Thomas County Prisoners Are 'Reaping' the Benefits of Garden

By: Caroline Gonzmart Email
By: Caroline Gonzmart Email

In prisons everywhere, there's a struggle to keep ever-growing food costs down while still giving inmates nutritious meals.

The Thomas County Prison has found an effective solution to do both at once while also getting prisoners outdoors and appreciating the 'fruits of their labor.'

The prison's garden provides inmates with a variety of produce ranging from okra to watermelon.

Warden Robert Geer says the venture offsets skyrocketing grocery costs.

Says Geer, "Our cost per week is about seven thousand dollars for food service and we've dropped that to about five thousand now."

Wilmon Clark is the resident green-thumb. He's been the main man tending the produce for more than two years.

Says Clark, "I come out here everyday, pick ... pick and water.

It looks like Clark and other inmates' work is paying off. Geer says they're harvesting 18 to 20 bushels of ripe squash per week and the good stuff just keeps coming.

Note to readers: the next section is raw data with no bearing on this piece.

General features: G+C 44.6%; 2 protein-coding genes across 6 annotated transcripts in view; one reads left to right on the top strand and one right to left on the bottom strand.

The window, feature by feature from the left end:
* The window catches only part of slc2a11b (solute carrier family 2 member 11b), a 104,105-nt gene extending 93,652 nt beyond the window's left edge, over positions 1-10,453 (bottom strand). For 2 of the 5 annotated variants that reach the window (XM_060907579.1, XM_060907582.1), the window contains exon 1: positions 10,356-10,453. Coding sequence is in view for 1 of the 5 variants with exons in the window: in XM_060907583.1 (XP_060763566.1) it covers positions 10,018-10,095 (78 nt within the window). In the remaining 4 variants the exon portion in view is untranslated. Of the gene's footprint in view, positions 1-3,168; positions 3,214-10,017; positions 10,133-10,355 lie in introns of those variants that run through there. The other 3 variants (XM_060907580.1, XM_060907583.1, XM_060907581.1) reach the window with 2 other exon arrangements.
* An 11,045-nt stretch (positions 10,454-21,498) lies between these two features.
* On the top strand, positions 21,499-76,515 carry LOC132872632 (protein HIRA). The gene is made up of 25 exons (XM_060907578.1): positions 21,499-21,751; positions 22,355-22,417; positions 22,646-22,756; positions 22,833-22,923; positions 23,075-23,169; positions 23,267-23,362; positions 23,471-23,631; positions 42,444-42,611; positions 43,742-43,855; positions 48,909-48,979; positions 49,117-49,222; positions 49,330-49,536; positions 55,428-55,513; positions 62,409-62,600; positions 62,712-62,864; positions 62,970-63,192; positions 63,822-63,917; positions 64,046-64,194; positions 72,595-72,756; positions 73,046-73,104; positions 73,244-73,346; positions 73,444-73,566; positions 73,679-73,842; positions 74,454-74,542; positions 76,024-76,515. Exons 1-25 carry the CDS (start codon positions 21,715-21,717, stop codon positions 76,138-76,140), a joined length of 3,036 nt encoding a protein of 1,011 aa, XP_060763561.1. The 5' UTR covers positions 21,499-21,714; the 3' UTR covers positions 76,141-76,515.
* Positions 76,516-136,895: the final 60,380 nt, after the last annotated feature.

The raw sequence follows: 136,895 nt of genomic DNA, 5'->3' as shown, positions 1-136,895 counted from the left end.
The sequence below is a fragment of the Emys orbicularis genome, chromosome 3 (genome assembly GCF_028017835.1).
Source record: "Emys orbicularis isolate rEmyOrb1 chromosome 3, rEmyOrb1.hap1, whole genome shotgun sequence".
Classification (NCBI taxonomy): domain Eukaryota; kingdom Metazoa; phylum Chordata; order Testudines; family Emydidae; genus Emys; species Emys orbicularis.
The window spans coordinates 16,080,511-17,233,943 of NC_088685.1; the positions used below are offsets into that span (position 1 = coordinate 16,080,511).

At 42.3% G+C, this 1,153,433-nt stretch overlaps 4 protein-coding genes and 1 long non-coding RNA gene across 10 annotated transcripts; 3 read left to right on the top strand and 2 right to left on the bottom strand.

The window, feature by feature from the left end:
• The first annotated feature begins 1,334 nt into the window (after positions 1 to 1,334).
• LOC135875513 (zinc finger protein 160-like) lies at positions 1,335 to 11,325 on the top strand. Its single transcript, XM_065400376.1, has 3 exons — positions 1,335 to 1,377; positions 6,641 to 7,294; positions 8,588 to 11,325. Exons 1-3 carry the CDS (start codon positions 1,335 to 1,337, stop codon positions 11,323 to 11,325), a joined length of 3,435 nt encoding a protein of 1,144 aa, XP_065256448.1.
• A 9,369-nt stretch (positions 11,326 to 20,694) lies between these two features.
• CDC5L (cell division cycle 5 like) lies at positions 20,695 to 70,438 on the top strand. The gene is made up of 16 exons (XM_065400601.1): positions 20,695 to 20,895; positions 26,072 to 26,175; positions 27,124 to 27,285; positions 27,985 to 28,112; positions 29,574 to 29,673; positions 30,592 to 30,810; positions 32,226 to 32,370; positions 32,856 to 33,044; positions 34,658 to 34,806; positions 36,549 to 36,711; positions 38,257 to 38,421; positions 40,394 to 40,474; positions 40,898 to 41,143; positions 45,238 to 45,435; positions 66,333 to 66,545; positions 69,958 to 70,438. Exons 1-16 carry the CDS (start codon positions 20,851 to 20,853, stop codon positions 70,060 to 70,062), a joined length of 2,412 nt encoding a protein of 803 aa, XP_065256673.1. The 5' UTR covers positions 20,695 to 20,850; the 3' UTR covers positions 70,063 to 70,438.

Geer says in addition to the nutrional value the crops hold, they also help the inmates in a different way.

Says Geer, "A lot of these inmates participated in the seeding and what they see now is overwhelming. I mean, you plant a new seed, you can start over."

Seeds and planting materials for the garden are paid for with the cash inmates spend at the prison store.

Whether it's growing lettuce to eat or turning over a different kind of leaf, many prisoners are using the garden to sow positive seeds of change.

Geer says if finances allow, he'd like to add fruit trees to the bounty in 2012.


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